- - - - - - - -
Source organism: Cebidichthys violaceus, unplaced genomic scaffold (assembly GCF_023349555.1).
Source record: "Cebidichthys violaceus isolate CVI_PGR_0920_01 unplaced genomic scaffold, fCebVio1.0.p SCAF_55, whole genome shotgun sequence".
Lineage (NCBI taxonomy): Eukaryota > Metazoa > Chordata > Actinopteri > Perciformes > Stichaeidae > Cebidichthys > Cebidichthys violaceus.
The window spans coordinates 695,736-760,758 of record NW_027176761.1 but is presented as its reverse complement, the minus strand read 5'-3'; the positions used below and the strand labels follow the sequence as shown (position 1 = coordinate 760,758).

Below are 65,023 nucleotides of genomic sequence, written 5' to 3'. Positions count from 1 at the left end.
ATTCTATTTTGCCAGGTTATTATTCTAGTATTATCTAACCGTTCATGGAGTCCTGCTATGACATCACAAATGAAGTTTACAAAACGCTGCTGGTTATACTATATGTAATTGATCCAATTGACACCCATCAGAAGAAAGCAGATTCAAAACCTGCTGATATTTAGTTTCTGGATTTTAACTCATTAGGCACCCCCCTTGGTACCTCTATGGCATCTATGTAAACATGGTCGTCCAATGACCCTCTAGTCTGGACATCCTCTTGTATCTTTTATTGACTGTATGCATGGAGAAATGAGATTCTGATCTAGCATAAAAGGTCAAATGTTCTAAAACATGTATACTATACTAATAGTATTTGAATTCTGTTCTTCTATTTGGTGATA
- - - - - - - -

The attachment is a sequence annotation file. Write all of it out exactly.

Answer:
Source organism: Cebidichthys violaceus, unplaced genomic scaffold (assembly GCF_023349555.1).
Source record: "Cebidichthys violaceus isolate CVI_PGR_0920_01 unplaced genomic scaffold, fCebVio1.0.p SCAF_55, whole genome shotgun sequence".
Lineage (NCBI taxonomy): Eukaryota > Metazoa > Chordata > Actinopteri > Perciformes > Stichaeidae > Cebidichthys > Cebidichthys violaceus.
The window spans coordinates 695,736-760,758 of record NW_027176761.1 but is presented as its reverse complement, the minus strand read 5'-3'; the positions used below and the strand labels follow the sequence as shown (position 1 = coordinate 760,758).

Below are 65,023 nucleotides of genomic sequence, written 5' to 3'. Positions count from 1 at the left end.
ATTCTATTTTGCCAGGTTATTATTCTAGTATTATCTAACCGTTCATGGAGTCCTGCTATGACATCACAAATGAAGTTTACAAAACGCTGCTGGTTATACTATATGTAATTGATCCAATTGACACCCATCAGAAGAAAGCAGATTCAAAACCTGCTGATATTTAGTTTCTGGATTTTAACTCATTAGGCACCCCCCTTGGTACCTCTATGGCATCTATGTAAACATGGTCGTCCAATGACCCTCTAGTCTGGACATCCTCTTGTATCTTTTATTGACTGTATGCATGGAGAAATGAGATTCTGATCTAGCATAAAAGGTCAAATGTTCTAAAACATGTATACTATACTAATAGTATTTGAATTCTGTTCTTCTATTTGGTGATA